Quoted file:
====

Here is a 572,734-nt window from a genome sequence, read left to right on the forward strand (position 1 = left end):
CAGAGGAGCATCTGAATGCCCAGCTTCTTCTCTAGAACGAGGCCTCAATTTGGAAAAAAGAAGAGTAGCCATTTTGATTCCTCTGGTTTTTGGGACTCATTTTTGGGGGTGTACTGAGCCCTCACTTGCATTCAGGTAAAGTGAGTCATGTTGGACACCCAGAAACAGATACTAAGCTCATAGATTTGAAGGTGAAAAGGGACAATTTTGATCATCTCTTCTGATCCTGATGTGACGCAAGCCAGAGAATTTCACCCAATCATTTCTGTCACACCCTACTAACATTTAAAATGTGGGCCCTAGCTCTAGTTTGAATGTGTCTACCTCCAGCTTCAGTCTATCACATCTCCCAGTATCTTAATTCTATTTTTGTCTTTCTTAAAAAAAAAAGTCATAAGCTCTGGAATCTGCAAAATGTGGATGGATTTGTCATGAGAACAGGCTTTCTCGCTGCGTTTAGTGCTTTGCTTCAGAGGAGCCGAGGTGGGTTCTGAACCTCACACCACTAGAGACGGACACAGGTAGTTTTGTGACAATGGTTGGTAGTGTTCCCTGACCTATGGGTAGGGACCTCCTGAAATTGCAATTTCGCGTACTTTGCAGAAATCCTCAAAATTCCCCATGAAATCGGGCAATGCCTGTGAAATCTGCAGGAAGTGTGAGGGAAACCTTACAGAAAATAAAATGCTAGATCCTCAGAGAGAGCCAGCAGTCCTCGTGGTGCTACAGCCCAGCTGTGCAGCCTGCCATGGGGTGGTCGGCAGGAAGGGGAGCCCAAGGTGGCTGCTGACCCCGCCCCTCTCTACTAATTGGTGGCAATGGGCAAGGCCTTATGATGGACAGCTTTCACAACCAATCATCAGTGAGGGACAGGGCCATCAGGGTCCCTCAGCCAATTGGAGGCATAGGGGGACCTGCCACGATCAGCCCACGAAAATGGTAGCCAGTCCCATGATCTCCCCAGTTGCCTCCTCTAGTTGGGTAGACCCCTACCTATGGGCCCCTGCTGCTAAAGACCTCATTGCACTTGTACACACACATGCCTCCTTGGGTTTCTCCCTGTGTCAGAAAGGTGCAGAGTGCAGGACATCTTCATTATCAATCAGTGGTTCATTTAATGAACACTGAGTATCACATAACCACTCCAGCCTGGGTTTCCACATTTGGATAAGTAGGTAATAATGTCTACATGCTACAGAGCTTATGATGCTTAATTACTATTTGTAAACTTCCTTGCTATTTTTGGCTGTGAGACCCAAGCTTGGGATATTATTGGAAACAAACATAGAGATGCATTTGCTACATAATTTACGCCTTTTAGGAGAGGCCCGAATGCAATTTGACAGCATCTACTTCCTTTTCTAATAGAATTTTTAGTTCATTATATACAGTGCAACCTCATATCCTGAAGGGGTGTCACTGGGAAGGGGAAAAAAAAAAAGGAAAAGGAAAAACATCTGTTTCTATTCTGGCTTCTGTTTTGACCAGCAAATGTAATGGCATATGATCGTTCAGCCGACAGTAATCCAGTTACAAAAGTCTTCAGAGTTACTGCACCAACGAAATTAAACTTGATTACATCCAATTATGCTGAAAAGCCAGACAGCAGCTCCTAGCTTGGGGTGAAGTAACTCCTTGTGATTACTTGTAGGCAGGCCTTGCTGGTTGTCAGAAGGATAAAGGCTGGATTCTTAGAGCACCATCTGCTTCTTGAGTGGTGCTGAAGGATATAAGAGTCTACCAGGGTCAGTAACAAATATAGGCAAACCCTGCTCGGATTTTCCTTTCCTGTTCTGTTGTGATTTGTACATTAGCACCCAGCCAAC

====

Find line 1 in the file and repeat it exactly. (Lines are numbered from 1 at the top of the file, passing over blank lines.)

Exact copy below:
Here is a 572,734-nt window from a genome sequence, read left to right on the forward strand (position 1 = left end):